Section 7 of the German Act Against Unfair Competition (AAUC) labels advertisements sent by electronic mail without the recipient’s express prior consent as “unconscionable pestering”. Competitors can claim elimination, cessation, desistance and compensation for damages. Moreover, if the recipient of an unsolicited email advertisement is a business, they can claim “infringement of rights with regard to protected business interests” on the grounds that these unsolicited emails cause additional expenditure to the business (Decision of 20/05/2009 – I ZR 218/07 – Email advertisement II).

Because of these restrictions, many German websites offer browsers an option to “recommend” a business to a friend so that the website owner can send an advertising email to this person.

The Federal Court of Justice has recently handed down a decision (Judgment of 12/09/13 – I ZR 208/12 – recommendation-Email) that:

  • restricts these practices; and
  • points out that if a company sends advertising emails in these circumstances, it will have breached s7 of AAUC, respectively will have infringed “rights with regard to protected business interests” despite the contact details having been provided by a third party.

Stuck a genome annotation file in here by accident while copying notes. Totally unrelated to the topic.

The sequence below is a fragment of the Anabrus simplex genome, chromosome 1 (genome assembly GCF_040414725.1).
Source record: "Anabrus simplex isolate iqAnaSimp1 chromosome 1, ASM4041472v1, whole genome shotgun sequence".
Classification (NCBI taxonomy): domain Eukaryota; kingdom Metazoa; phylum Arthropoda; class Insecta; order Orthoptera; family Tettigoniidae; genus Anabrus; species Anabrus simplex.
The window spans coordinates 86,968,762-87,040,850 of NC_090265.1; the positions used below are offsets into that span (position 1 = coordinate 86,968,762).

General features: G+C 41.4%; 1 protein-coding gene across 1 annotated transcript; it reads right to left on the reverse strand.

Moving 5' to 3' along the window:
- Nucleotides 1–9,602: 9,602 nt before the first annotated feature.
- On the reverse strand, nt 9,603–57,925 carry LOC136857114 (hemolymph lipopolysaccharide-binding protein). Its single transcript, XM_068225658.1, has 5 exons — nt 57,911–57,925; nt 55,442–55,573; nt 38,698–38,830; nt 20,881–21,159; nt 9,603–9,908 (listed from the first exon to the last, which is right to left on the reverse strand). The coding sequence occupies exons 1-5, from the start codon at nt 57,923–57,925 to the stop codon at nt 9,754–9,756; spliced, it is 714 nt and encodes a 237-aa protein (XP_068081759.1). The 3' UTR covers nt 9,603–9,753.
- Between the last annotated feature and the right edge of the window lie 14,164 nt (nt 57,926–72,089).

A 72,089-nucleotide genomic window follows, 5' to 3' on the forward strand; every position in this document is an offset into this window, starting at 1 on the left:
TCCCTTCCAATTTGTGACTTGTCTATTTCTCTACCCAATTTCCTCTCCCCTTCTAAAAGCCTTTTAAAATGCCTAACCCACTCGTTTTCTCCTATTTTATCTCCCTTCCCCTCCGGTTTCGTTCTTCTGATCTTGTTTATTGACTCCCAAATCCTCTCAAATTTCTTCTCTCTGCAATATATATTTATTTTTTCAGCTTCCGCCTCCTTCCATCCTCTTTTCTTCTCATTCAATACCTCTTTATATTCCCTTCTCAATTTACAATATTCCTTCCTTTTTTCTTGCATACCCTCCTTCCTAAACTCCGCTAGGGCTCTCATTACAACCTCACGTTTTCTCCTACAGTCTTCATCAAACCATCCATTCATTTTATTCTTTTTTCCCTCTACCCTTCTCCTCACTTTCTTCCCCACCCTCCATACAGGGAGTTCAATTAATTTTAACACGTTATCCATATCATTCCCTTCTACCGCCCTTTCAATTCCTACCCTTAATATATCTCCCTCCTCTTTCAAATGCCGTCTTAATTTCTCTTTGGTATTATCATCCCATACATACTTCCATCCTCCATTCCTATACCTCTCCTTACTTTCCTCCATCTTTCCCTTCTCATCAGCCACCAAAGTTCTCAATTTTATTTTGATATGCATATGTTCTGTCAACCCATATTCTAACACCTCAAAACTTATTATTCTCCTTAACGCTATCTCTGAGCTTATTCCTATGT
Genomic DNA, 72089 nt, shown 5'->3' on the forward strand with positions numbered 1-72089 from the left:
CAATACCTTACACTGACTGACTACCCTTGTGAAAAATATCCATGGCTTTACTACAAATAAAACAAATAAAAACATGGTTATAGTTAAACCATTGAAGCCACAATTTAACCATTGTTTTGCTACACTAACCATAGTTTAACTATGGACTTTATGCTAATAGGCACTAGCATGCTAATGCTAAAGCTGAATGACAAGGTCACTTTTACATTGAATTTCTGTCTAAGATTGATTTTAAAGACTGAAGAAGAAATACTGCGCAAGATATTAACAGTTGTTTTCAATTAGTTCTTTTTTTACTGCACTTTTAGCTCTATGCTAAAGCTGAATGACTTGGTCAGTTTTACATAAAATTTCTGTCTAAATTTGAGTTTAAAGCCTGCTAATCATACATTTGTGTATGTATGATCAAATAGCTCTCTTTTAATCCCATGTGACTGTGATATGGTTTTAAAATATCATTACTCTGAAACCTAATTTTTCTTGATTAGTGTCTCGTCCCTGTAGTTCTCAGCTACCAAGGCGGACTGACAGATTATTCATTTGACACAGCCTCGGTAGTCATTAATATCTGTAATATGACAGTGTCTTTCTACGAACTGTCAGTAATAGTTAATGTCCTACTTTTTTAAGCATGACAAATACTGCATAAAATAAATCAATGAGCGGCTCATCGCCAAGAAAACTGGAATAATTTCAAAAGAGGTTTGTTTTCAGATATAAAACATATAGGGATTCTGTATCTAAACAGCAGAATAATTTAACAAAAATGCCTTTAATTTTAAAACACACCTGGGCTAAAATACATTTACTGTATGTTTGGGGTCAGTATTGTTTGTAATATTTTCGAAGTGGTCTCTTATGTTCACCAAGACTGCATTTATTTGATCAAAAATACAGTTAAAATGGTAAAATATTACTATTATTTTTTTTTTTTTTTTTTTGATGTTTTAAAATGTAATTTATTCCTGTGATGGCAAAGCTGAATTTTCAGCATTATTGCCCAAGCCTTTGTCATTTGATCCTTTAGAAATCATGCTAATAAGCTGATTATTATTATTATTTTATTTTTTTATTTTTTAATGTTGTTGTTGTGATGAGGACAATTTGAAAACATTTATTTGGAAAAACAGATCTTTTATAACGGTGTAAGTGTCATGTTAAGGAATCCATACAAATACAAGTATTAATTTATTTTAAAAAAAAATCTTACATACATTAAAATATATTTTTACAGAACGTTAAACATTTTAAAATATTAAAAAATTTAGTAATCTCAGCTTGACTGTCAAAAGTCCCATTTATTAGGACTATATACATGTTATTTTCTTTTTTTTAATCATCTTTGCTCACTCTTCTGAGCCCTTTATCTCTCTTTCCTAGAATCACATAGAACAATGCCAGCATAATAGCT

A lawyer brought an action for cessation and desistance following emails received by an outdoor advertising company. The defendant company’s “recommendation” function on its website worked as follows: If a third party entered his own and another’s email addresses, an automatically-generated email was sent from the defendant, who appeared as sender, to the other address.

Court decision

The Federal Court of Justice decided that the defendant was liable for “infringement of rights with regard to protected business interests” despite the fact that that the sending was initiated by a third person.

The court held that the sending of the advertising email originated from the website’s “recommendation function”. It emphasised that this function’s sole purpose was to send advertising emails in which the defendant appeared as sender. Interestingly, the court pointed out that it was not necessary for the defendant to expressly accept the risk of abusive third-party use. On the contrary, it found that the defendant had obviously created the function to send emails to recipients who had not given express prior consent.


Using “recommendation functions” on websites is, according to German law, a risky advertising strategy, at least in cases where the website’s owner appears as sender in advertising emails generated by third party recommendations.